And at that point I’m so confused about what movie I’m in. I want to be in the movie on page one. I mean, to me, I read page one, I’m like, oh, Paul Rudnick wrote a movie about a banana tycoon and I’m having such a great time.

If you want to do page three movie, then I think page one and two have to be different. So those were all the things that were running through my mind.

Now, all that said, I just want to say great job. Everything was just nice and crisp, clean. I liked the descriptions. I liked the way things were laid out. I felt safe. Except for the moments where I didn’t feel safe. It was axiomatic, wasn’t it?

John: I want to talk a little bit about Keston’s character and sort of the foppish, dandy kind of quality. Because on page three is the first time we say effeminate, so “Terrified and effeminate, Keston URGENTLY POINTS to the ground.” In a period piece, to single out somebody as being effeminate reads a little bit differently, but we’re also reading it in 2017. So I would just be mindful that it doesn’t come off as homophobic, which it can come off a little bit homophobic when you single the thing out.

So watch the words you’re using to describe him, because let his actions sort of do that work for you. Be careful not to put too much of a label on him, because it’s going to read a certain way reading this right now in 2017.

One other thing I wanted to single out is it alternates between what the photographer sees and sort of the black and white and the color. And so the black and white could either be the finished image or it could be literally what the photographer is seeing through the lens. If it’s what the photographer sees through the lens, that’s not black and white because it’s still color. But it might be upside down, it might be flipped in an interesting way. So, if it’s meant to be his point of view I think you’re going to need to make a different choice for what that actually looks like from his side.

Anything more before we bring him up? Come on up here. Let’s talk more.

Craig: All right, come on up.

Jess: Thank you. And I recently moved, so it’s OK. Different address.

John: So don’t hunt him down at the address that’s listed here, which was 104 8th Avenue.

Jess: 8th Avenue. Six years there. It was great.

John: All right. So this is a pilot. It’s a half-hour or an hour?

Jess: It started as a half-hour, but it ended up being an hour. Yeah.

John: And where are you out with it now? Have you done any readings? Have you done any stuff like that?

Jess: I’ve taken it around. And I’ve gotten management and an agent from it.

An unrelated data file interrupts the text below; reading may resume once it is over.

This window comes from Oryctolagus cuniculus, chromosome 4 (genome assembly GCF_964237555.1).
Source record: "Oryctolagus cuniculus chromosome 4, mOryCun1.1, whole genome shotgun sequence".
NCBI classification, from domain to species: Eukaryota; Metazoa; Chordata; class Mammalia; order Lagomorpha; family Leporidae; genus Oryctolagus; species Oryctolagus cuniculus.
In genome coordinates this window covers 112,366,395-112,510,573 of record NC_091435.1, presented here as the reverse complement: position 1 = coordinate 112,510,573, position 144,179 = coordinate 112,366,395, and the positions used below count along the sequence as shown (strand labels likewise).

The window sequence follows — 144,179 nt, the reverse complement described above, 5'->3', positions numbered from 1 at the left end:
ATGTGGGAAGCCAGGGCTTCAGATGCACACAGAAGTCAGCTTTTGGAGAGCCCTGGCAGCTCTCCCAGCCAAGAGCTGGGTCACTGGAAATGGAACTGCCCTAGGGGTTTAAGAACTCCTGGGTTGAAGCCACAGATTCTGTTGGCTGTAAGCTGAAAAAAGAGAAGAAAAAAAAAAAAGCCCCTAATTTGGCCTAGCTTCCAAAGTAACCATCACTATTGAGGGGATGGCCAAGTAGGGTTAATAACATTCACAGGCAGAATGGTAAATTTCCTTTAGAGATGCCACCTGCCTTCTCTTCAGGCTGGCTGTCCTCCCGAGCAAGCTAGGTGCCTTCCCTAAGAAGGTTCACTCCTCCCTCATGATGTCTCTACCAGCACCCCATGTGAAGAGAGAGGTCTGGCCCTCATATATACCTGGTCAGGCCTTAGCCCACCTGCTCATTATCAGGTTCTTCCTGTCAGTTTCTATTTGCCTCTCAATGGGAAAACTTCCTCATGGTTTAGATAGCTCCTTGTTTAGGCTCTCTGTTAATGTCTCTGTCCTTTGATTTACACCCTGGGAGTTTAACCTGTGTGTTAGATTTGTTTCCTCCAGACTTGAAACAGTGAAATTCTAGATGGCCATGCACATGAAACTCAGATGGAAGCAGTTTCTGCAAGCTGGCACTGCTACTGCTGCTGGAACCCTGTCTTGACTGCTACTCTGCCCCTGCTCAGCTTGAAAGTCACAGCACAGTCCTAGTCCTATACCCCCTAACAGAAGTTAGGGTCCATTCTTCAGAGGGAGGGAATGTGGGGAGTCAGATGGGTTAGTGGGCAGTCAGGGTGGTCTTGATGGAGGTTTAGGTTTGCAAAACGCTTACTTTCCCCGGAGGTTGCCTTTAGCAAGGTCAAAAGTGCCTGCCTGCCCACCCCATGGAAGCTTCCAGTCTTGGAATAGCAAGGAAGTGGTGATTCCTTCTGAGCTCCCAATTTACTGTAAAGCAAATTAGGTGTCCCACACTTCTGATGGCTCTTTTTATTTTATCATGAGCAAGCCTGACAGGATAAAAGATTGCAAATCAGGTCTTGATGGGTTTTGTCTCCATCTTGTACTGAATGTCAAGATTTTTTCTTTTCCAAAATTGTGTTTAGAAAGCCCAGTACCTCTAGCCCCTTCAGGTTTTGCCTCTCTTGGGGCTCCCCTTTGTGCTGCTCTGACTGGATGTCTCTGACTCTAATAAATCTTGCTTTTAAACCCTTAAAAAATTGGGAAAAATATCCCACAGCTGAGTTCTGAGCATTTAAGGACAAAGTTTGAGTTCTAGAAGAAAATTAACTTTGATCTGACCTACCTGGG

Craig: Great.

John: Cool.

Jess: And so now it’s starting to–

Craig: Is it them? Is it these two?

Jess: You know, open these doors, because – not yet. Nothing’s signed yet, so.

Cullen: Just the client we want.

Jess: Yeah, exactly. And so it’s getting some good feedback because people say they haven’t seen something about Oscar Wilde running the banana industry in Central America which is what it’s about.

Craig: Exactly. Oscar Wilde running the banana industry.

John: I suspect this is all really quite good. But I’m curious what else you’re writing right now based – what else are you trying to do and what are you aiming to do?

Jess: What I’m aiming to do is be a TV writer that I recently learned more does drama with funny moments. Like a Fargo level comedy inside of really tight stories. So I recently finished a project actually about Johnny Russo who was a recent How Would This Be a Movie. I just wrote a pilot about that and two other French women who are double agents in different time periods. That one is very serious. And now I’m writing a comedy about a lesbian couple having a known donor IVF in Park Slope.

So, I like going after kind of these human stories, but trying to make funny things happen out of them.

Craig: Tell me, what was going on with the name drop here?

Jess: So, the backstory, or what we come to learn later on is Charles is on the run after he’s been discovered as a homosexual at Harvard University. And so his family essentially says why don’t you go down to Costa Rica and run our railroad, which normally they never have anything to do with, that’s why the railroad isn’t there. And what he finds out at the end of act one is that the company was actually an elaborate Ponzi scheme. There is no money. And now he is alone in the jungle with no money. But he has to still pretend to society and to Boston that he is a winner. And he came here to start an empire and all these kind of things. So that new world hubris that we had at the top of the century.

Craig: Great. That works.

John: That works.

Craig: That totally works.

John: Jess, thank you so much for submitting your three pages.

Craig: Awesome. Thanks.

Jess: Thank you.

John: So, to wrap up here, I want to thank our four very brave people for not only submitting their pages but coming up and talking to us.

Craig: Fantastic. Thank you guys.

John: I also need to thank our producer, Megan McDonnell, who is over there.

Craig: Megan!

John: I want to thank the Austin Film Festival for having us, especially our room manager, Katie. Katie, thank you so much.

Craig: Thank you, Katie.

John: And a reminder that there is a live show tonight, so come to that if you want to come to that.

Craig: Yeah, we will be pretty lit up for that one.

John: Uh, Craig will be.

Craig: Definitely show up.

John: But I especially want to thank Daniela and Cullen for joining us up here. You guys were so, so helpful and generous.

Daniela: Thanks for having us.

John: Thank you guys very much.

Craig: Thanks everyone.